Thursday, July 16, 2009
Again, no recollection of when or where I bought this. I may have stolen it from my brother, but I feel like I only took the Inferno from him and that I bought the other two volumes on my own. As I think back on the summer I recounted in the pervious post, I can't say for certain if I read the entire DC at that time or just the first volume. I am pretty sure I read the whole thing.
Anyhow, my parents' basement, where I read all of this, was built into a sort of sub-living room. It had dark brown, wall-to-wall carpeting, light-colored-wood-paneled walls and a pop-tile drop ceiling. 7 or 8 steps led down to the basement from the living room. A small storage close stood to the left at the bottom of the steps. Straight ahead was the wall of the "work" room, which was the enclosed center around which the living area and game area were built. The whole basement was a shaped like a U around the "work" room.
So, down the stairs, turn right, walk through a short corridor to the living area, turn left, the wall of the work room is still on your left and the outer wall of the house with two windows on your right, then left again to the game area the third wall of the work room on your left, the one with the door leading inside.
The living area contained a sofa bed and television and video game console (Atari, as I recall). The game area had a small pool table. The work room was built to hide the furnace and drain and it had a concrete floor, storage shelves and a work bench. No one in my family knew how to use tools of any kind, which didn't stop the neighbor who built the basement (a CIA agent!) from building one for us.
I was not allowed to smoke in the house, but I often used the work room as my smoking area. I would extinguish my cigarettes by dropping them down the drain that caught the water expelled from the air conditioning system. I also did a lot of drinking and getting high in the basement. When I finished a bottle of something, I would pop up on of the ceiling tiles and toss the bottle into the ceiling. One time I popped a ceiling tile and something like $10,000 fell out of the ceiling. Stunned, I ran upstairs to tell my mother. She took the money and told me it was cash from my father's parking business. Apparently that was how he hid our college money from the I.R.S.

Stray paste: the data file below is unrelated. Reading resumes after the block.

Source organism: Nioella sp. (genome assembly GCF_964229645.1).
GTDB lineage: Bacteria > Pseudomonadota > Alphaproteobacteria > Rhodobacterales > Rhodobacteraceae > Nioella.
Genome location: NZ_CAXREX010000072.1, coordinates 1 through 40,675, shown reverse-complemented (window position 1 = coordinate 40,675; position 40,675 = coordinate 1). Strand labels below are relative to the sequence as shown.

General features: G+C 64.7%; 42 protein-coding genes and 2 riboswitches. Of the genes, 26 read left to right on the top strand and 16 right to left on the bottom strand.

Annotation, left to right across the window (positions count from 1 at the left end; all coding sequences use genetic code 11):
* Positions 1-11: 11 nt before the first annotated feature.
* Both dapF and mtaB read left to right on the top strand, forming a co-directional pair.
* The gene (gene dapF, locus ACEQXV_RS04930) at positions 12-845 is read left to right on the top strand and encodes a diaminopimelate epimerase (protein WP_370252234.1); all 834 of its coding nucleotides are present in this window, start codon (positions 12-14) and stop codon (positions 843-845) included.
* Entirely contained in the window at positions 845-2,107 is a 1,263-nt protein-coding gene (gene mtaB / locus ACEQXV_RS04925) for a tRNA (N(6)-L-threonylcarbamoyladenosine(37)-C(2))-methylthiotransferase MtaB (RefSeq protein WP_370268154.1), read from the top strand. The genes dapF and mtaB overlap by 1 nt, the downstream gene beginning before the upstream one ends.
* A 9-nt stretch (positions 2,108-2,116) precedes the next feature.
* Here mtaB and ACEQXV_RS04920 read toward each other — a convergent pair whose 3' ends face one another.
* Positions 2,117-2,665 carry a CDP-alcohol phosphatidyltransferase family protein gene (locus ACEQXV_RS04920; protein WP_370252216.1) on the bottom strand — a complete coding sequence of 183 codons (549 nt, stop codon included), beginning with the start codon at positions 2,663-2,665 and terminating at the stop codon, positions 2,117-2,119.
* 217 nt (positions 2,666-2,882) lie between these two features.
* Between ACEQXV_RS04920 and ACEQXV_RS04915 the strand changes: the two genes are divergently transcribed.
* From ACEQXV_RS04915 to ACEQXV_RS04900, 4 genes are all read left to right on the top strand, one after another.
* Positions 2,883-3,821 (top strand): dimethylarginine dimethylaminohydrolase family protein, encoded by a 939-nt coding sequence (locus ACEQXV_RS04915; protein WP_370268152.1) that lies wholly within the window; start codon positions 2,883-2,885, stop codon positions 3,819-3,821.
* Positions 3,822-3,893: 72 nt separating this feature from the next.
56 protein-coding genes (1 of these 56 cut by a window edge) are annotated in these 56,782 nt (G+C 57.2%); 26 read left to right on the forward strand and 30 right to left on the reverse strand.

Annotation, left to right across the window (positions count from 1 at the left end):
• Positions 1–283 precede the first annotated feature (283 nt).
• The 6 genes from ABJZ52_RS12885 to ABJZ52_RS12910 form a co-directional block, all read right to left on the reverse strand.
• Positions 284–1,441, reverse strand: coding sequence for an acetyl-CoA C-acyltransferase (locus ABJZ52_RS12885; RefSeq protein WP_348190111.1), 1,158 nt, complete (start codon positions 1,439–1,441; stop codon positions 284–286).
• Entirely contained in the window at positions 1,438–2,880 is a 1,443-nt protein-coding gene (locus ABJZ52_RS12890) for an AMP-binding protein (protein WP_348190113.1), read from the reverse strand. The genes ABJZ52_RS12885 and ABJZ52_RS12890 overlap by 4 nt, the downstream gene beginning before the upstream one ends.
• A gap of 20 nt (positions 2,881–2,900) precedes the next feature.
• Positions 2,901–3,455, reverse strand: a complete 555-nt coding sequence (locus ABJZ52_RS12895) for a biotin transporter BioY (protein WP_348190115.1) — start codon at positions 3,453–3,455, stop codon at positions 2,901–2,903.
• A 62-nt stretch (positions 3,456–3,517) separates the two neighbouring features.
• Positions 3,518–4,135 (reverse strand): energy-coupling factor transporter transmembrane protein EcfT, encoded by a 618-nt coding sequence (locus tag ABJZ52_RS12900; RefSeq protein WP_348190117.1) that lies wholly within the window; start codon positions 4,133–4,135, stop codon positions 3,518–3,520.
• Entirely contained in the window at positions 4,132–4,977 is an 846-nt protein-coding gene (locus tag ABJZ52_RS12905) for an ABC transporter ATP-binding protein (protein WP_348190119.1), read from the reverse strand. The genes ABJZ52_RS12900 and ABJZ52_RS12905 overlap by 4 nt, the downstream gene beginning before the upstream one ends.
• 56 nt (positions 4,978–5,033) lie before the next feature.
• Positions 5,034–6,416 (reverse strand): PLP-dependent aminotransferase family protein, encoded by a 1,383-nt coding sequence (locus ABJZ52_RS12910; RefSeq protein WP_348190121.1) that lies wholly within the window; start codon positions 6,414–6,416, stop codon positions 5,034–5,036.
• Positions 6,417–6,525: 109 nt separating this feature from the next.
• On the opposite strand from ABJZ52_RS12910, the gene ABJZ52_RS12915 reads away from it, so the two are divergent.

Another time, a friend visited from NY and we spent the evening smoking Swisher Sweets cigars in the work room. I think we got caught that night and my friend was sent to stay with another friend. Next morning my father held up the plastic wrapper from the cigar box and demanded -- which one of you brought the PCP? I had to laugh. He was so completely clueless about and fearful of drug culture that it made him paranoid.
Our house was broken into through one of the two basement windows when I was a teenager. The crooks broke a window, despite the fact that the other of the two windows was unlocked. They stole some costume Jewelry and my father's briefcase, which contained a book of blank payroll checks. The briefcase was found in the woods up the street. It had been unlocked also, but the brilliant thieves broke it open with a crowbar. They got caught because they forged one of the checks and convinced some sap to co-sign at the bank. I think the poor guy got stuck with the bill.
The Purgatorio begins:
For better waters now the little bark
of my indwelling powers raises her sails,
and leaves behind that sea so cruel and dark.
Now I shall sing that second kingdom given
the soul of man wherein to purge its guilt
and so grow worthy to ascend to heaven.
Yours am I, sacred muses! To you I pray.
Here let dead poetry rise once more to life,
and here let sweet Calliope rise and play
some far accompaniment in that high strain
whose power the wretched Pierides once felt
so terribly they dared not hope again.